Background: Consistent evidence from population studies report that 10-15% of the total burden of chronic obstructive pulmonary disease (COPD) is associated with workplace exposures. This proportion of COPD could be eliminated if harmful workplace exposures were controlled adequately.
Aims: To produce a standard of care for clinicians, occupational health professionals, employers and employees on the identification and management of occupational COPD.
Methods: A systematic literature review was used to identify published data on the prevention, identification and management of occupational COPD. Scottish Intercollegiate Guidance Network grading and the Royal College of General Practitioner three star grading system were used to grade the evidence.
Results: There are a number of specific workplace exposures that are established causes of COPD. Taking an occupational history in patients or workers with possible or established COPD will identify these. Reduction in exposure to vapours, gases, dusts and fumes at work is likely to be the most effective method for reducing occupational COPD. Identification of workers with rapidly declining lung function, irrespective of their specific exposure, is important. Individuals can be identified at work by accurate annual measures of lung function.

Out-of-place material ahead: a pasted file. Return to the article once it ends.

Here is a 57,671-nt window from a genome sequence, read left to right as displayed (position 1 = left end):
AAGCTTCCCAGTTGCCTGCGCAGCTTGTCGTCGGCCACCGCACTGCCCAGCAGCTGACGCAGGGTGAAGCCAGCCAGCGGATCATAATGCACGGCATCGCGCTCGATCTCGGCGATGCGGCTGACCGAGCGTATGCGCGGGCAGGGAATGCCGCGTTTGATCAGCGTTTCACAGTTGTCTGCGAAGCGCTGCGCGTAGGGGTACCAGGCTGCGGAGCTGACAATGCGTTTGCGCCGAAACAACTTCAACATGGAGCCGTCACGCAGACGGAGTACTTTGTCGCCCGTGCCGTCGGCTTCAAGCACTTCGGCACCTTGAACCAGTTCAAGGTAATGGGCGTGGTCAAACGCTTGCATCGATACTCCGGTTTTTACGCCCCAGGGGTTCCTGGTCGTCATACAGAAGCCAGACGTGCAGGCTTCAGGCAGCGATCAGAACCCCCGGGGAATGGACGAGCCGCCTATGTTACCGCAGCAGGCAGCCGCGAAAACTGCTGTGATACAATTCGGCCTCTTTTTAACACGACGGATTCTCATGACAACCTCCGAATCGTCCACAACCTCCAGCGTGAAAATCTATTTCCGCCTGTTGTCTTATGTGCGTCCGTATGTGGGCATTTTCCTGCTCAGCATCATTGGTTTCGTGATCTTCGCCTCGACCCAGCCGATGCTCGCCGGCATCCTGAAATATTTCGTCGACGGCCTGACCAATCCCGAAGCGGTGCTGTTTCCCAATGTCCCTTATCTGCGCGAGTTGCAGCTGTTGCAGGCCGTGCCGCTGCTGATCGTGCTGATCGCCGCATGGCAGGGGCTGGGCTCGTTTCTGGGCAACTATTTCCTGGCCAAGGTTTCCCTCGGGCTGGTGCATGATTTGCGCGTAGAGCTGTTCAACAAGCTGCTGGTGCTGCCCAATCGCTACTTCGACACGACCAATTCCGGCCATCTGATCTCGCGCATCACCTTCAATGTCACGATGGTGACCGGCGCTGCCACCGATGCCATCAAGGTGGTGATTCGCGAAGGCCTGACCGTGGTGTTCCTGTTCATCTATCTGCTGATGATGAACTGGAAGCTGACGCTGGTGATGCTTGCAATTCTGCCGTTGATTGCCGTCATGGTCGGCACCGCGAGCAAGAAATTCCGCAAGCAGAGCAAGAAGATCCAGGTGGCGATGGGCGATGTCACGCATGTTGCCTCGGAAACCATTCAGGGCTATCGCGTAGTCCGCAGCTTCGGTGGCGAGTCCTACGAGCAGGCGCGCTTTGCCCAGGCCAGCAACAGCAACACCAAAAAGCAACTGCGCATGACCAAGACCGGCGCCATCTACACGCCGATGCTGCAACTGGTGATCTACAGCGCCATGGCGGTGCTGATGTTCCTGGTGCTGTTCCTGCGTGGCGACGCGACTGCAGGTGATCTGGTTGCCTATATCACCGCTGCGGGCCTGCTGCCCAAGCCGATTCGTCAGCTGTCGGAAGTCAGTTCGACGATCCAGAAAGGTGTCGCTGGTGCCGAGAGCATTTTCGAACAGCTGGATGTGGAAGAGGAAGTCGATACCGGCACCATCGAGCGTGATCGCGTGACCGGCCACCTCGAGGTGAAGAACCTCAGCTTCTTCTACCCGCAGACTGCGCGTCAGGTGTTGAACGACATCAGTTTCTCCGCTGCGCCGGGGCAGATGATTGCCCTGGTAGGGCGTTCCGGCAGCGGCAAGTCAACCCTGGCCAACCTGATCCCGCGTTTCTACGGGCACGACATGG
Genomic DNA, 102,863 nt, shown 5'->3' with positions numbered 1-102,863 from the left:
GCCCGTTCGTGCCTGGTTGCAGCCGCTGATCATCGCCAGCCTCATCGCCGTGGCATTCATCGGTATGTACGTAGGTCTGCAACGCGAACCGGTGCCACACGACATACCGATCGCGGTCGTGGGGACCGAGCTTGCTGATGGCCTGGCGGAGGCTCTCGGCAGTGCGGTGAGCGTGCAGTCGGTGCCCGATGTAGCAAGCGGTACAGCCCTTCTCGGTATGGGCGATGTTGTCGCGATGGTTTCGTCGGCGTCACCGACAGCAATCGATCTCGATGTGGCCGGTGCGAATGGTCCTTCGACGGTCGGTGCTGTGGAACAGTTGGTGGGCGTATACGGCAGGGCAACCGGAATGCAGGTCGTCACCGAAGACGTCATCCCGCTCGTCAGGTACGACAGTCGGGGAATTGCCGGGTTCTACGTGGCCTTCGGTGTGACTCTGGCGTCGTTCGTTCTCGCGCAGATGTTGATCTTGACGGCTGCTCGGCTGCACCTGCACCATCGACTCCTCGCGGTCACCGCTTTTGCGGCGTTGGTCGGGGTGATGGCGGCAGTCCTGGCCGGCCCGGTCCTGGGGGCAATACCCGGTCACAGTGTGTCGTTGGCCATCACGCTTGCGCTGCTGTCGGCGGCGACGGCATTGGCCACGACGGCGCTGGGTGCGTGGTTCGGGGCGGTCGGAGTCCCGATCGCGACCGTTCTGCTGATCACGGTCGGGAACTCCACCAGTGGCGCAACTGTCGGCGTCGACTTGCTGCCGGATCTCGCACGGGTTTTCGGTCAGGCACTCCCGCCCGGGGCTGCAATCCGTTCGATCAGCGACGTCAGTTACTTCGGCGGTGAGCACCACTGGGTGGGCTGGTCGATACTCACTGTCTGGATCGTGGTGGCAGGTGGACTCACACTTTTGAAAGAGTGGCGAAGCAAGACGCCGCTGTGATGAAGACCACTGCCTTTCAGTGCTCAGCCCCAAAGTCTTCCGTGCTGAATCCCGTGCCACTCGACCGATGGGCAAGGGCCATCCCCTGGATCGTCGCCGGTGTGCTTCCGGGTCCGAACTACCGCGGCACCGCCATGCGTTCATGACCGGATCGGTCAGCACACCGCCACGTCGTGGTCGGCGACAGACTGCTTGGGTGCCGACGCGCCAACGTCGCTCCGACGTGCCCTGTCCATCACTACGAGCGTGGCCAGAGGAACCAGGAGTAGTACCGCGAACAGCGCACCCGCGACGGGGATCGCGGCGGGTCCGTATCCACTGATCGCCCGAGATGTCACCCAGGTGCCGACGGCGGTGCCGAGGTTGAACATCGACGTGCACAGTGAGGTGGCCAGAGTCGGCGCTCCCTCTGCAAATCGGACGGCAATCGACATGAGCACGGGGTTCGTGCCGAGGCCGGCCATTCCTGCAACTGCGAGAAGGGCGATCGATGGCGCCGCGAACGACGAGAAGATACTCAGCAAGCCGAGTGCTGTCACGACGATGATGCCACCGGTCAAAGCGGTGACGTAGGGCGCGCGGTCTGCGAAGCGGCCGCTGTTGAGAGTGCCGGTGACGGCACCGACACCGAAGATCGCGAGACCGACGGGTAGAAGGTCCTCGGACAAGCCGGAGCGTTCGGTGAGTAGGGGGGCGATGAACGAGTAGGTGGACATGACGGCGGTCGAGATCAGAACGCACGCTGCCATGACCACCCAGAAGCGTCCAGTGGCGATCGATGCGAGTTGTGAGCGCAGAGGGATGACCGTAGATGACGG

Conclusions: Early identification of cases with COPD is important so that causality can be considered and action taken to reduce causative exposures thereby preventing further harm to the individual and other workers who may be similarly exposed. This can be achieved using a combination of a respiratory questionnaire, accurate lung function measurements and control of exposures in the workplace.
Keywords: COPD; FEV1 decline; lung function; occupation; workplace..
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